These are the same kids, though–and in this story I feel really, really warranted using that word to describe them, despite PH’s injunctions against doing so–who had a sentence structure worksheet 2 weeks ago that had the arrival of Europeans to the Americas as the common topic of the sample sentences (presented as a simplistic look at how the process of historical study has kept revealing earlier and earlier “first” arrivals). This worksheet mentioned Leif Erikson and Bjarni Herjuolfssen by their full names but Columbus and Vespucci by last name only, and one of the sentences said something about some scribe writing down the name of the “new” land in honor of the latter. In each of my three classes, one brave young person raised his or her hand and asked me what in the world that was supposed to mean, since our country is clearly not named “Vespucci.” I chuckled the first time, and teased the young person about not remembering his/her third? grade history class, and fished hopefully in the others, but the rest of each class verified the question-asker’s confusion:

They’d never heard of Amerigo Vespucci. Not one of them knew. Apparently–and they were collectively outraged, when they realized from my tone of astonishment that I expected–and they reasoned, given the “basic” nature of the factoid, that that nugget of information really ought to be common knowledge among the citizenry–no one had ever told them where the name “America” came from.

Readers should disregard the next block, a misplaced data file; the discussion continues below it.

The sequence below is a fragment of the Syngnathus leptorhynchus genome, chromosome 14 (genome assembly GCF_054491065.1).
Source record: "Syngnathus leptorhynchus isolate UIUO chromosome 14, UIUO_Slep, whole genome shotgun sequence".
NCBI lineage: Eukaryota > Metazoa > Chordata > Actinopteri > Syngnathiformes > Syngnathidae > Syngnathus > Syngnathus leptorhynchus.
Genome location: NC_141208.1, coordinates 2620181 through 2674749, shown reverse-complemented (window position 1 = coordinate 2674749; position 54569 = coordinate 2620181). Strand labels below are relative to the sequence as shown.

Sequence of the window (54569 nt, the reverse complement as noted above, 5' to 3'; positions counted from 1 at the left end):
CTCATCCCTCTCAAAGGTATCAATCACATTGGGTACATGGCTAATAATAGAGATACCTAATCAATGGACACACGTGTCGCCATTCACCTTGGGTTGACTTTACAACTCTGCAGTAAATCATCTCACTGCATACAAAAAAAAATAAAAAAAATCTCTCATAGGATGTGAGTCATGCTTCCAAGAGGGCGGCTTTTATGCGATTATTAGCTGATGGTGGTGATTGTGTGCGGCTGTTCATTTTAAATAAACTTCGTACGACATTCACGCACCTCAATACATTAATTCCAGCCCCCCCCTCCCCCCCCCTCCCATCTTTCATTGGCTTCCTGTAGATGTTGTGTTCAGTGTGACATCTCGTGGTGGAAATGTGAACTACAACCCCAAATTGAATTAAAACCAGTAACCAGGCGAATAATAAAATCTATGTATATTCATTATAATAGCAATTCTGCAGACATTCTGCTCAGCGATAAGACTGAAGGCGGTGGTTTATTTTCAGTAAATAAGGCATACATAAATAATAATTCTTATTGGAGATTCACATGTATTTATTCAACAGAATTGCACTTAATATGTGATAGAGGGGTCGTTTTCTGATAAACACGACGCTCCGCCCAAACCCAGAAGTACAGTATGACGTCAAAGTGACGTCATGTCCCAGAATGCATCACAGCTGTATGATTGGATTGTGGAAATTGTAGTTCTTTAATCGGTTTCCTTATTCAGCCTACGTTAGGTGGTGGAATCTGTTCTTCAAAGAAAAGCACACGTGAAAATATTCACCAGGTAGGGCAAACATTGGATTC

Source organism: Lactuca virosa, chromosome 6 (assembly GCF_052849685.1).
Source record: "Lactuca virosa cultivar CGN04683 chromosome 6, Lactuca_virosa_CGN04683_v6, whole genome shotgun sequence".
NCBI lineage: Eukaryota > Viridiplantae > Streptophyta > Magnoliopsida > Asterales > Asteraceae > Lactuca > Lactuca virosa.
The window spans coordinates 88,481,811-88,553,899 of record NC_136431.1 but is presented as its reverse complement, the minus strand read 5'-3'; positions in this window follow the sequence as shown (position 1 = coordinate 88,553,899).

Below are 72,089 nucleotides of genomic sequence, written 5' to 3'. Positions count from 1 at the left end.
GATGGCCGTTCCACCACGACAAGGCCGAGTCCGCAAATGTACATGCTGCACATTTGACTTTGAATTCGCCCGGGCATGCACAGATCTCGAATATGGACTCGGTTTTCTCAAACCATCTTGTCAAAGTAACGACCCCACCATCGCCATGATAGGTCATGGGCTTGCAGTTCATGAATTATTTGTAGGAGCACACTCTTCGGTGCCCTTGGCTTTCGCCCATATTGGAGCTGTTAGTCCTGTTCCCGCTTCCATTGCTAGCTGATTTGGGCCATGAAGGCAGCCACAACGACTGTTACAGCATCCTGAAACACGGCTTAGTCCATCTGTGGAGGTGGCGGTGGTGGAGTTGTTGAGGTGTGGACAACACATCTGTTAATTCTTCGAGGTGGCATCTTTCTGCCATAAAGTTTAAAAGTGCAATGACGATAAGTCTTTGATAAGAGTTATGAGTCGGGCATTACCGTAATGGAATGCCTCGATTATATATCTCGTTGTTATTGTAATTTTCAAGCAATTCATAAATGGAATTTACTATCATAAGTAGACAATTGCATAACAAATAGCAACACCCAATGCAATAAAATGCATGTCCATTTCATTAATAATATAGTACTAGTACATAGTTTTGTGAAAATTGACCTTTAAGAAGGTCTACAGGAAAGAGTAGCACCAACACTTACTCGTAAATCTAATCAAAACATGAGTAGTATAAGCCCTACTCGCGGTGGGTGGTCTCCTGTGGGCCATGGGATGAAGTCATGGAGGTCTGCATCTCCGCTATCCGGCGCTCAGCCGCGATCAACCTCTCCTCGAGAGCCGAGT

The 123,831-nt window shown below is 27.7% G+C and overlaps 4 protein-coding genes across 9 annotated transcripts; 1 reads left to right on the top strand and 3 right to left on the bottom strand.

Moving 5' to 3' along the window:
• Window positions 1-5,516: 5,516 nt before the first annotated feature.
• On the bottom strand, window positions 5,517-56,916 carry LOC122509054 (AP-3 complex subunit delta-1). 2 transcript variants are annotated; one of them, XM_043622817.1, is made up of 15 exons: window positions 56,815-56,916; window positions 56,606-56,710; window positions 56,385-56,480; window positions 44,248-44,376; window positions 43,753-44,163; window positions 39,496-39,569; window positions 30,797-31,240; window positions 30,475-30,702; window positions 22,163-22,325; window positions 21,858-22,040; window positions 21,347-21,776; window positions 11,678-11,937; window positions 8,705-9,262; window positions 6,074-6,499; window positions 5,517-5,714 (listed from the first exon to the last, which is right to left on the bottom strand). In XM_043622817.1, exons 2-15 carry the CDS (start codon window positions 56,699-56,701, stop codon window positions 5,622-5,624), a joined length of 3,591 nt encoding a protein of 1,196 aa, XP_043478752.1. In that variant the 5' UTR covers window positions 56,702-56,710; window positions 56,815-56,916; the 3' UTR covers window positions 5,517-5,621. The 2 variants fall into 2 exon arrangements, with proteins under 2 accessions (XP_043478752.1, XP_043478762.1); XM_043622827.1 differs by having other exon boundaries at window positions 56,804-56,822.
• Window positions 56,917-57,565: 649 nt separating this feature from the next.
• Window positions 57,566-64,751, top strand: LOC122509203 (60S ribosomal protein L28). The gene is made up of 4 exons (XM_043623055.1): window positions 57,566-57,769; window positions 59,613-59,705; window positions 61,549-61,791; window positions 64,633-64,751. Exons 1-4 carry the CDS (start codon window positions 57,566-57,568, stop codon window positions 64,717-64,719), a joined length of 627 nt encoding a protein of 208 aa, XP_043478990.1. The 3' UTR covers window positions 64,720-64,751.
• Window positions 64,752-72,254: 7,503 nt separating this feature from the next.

“Why didn’t they teach us that?” they demanded, as if I should have an answer. I passed the buck; I’m not from here. Somebody else makes and carries out those decisions.

“God,” one of them–I forget now who–said explosively, “it’s no wonder people bitch about the state of education in this country.”

He got a couple of “amen”s.

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15 responses

17 11 2009
metalmonkey

Thank you for trying to remind them that newsmedia is/are people, telling other people things that may or may not agree with each other, or even be true.
โค the news.

17 11 2009
metalmonkey

Thank you for trying to remind them that newsmedia is/are people, telling other people things that may or may not agree with each other, or even be true.
โค the news.

17 11 2009
reedrover

Wow, and ow.